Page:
Autocar & Motor ran the headline “Quicker than a McLaren” when the RS2 was launched, and it wasn’t exactly lying. 0-30mph came in at 1.5 seconds, whereas the F1 came in at 1.7 seconds; OK, it’s negligible and the F1 then goes on to annihilate the RS2 in every other performance aspect but the RS2 was still faster to 60mph than any Porsche in its day, bar the Turbo. Autocar timed the car at 4.8 seconds, despite the official figures being 5.4 seconds – incidentally, on paper that put the RS2 behind even the 911 Turbo to 60mph, some clever marketing as to not upset Porsche owners.
Overall build figures sat at around 2900, despite Audi originally wanting to limit that to 2200, but such was popularity that more cars were built. Of those 2900, just 180 were right-hand drive, so trying to find an example fit for UK roads might be a step too far. That being said, at the time of writing there were a few RHD examples for sale around the £53k mark. Ownership costs are where things get interesting, though, as parts are thin on the ground. So, if the original fast estate kingpin tickles your fancy, be ready for headaches when needing replacement parts.
Similarly to the Audi RS2, the 500E, or E500 from 1994 onwards, was built by Porsche at one of its factories. Fun fact, that factory also happened to be where the outrageous Porsche 959 was built, too.
What Porsche did was take a seemingly regular 300E that would have been the run-of-the-mill car for bureaucrats and added aggression and power. What was different?
Porsche used the 5.0-litre V8 (M119) found in the 500SL sports car, which gave it some 325bhp and 354lb ft of torque. To get that extra 20lb ft of torque over the standard engine, Porsche used a Jetronics Ignition System.
Due to the sheer size of the V8, even the battery had to be relocated to the boot. The front and rear arches were then both flared to accommodate wider wheels and added grip, which meant a new wider front bumper was used. Inside, the plush seats were replaced with leather Recaro sports seats and the rear could be specified with a wood console between the rear passenger seats.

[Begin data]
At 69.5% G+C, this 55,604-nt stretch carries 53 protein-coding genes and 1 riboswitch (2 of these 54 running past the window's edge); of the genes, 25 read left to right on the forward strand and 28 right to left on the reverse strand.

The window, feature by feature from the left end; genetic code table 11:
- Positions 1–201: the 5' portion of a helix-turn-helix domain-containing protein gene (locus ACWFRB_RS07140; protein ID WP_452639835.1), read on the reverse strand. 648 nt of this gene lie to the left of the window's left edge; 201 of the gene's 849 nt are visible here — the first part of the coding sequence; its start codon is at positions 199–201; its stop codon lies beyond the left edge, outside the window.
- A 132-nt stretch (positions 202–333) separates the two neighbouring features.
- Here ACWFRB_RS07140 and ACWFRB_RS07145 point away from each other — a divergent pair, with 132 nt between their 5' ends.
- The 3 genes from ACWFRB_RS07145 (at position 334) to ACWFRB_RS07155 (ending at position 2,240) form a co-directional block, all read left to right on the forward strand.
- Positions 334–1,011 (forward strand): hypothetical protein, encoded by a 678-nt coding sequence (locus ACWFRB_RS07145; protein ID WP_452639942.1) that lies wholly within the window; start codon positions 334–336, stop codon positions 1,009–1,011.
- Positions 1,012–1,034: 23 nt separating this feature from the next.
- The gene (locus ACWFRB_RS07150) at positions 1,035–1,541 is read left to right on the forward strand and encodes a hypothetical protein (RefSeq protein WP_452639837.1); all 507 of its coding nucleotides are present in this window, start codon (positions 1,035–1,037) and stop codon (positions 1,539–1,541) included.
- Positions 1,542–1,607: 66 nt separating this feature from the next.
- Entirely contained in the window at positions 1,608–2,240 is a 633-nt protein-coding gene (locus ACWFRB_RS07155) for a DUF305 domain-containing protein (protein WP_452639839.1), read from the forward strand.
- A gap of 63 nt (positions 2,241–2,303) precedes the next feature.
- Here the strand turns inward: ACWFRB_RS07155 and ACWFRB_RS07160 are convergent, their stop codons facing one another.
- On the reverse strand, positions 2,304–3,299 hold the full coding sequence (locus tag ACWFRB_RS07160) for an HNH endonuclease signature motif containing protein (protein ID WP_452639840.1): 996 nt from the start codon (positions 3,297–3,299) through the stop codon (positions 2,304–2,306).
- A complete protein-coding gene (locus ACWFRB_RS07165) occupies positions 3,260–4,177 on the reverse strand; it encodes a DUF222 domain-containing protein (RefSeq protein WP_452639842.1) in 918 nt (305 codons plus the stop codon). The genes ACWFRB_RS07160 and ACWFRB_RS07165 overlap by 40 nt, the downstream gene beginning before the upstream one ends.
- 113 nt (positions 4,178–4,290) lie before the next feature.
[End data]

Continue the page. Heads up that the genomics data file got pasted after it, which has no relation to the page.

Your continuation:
The suspension was lowered some nine inches, which also sharpened up the handling, something that big Mercs were not used to. You also got bigger brakes all round to help you stop. Note the facelift cars featured bigger brakes again.
The result was a super saloon that on paper could finally take on the likes of the M5 from BMW, and that it did. In August 1991, Autocar & Motor tested the car and noted that up into well over the speed limit range, the M5 couldn’t compete with the Mercedes: “Acceleration is formidable, the M5 can’t match this pace until 120mph”.
The handling changes hadn’t gone unnoticed by road testers, either. Autocar went on to say that the Mercedes had a “split personality Dr Jekyll would be proud of… well balanced right up to impressive cornering speeds… steering feeds back enough to encourage driver confidence”.
Autocar concluded that “Mercedes has created a car with great natural poise, good steering and huge power, only to prevent those items from gelling perfectly.” This is the key difference between what Porsche does and what Mercedes does. With Porsche, it is apparent that all of the components work together harmoniously to create a brilliant driver’s car. With Mercedes, straight line grunt and comfort takes precedent over other aspects. While Porsche injected some of its DNA into the 500E, ultimately it wasn’t enough to take it ahead of its arch rival, the M5.